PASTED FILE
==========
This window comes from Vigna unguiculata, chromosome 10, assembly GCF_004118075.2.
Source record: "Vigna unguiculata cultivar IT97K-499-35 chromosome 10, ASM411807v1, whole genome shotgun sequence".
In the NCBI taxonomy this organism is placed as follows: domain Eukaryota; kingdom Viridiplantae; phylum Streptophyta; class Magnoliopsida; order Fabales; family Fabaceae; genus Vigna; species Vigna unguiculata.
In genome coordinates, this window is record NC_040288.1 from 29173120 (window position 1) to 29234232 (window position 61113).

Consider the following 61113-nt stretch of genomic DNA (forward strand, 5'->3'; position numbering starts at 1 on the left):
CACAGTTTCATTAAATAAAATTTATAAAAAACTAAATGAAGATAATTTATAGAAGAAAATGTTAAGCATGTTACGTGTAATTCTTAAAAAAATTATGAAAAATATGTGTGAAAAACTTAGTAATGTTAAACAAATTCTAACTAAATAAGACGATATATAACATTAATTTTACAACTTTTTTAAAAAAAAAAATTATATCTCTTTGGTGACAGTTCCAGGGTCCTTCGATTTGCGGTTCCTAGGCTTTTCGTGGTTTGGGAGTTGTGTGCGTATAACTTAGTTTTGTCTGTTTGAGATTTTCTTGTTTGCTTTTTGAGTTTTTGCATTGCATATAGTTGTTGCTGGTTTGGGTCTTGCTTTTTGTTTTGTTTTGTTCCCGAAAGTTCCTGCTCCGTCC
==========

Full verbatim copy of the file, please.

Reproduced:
This window comes from Vigna unguiculata, chromosome 10, assembly GCF_004118075.2.
Source record: "Vigna unguiculata cultivar IT97K-499-35 chromosome 10, ASM411807v1, whole genome shotgun sequence".
In the NCBI taxonomy this organism is placed as follows: domain Eukaryota; kingdom Viridiplantae; phylum Streptophyta; class Magnoliopsida; order Fabales; family Fabaceae; genus Vigna; species Vigna unguiculata.
In genome coordinates, this window is record NC_040288.1 from 29173120 (window position 1) to 29234232 (window position 61113).

Consider the following 61113-nt stretch of genomic DNA (forward strand, 5'->3'; position numbering starts at 1 on the left):
CACAGTTTCATTAAATAAAATTTATAAAAAACTAAATGAAGATAATTTATAGAAGAAAATGTTAAGCATGTTACGTGTAATTCTTAAAAAAATTATGAAAAATATGTGTGAAAAACTTAGTAATGTTAAACAAATTCTAACTAAATAAGACGATATATAACATTAATTTTACAACTTTTTTAAAAAAAAAAATTATATCTCTTTGGTGACAGTTCCAGGGTCCTTCGATTTGCGGTTCCTAGGCTTTTCGTGGTTTGGGAGTTGTGTGCGTATAACTTAGTTTTGTCTGTTTGAGATTTTCTTGTTTGCTTTTTGAGTTTTTGCATTGCATATAGTTGTTGCTGGTTTGGGTCTTGCTTTTTGTTTTGTTTTGTTCCCGAAAGTTCCTGCTCCGTCC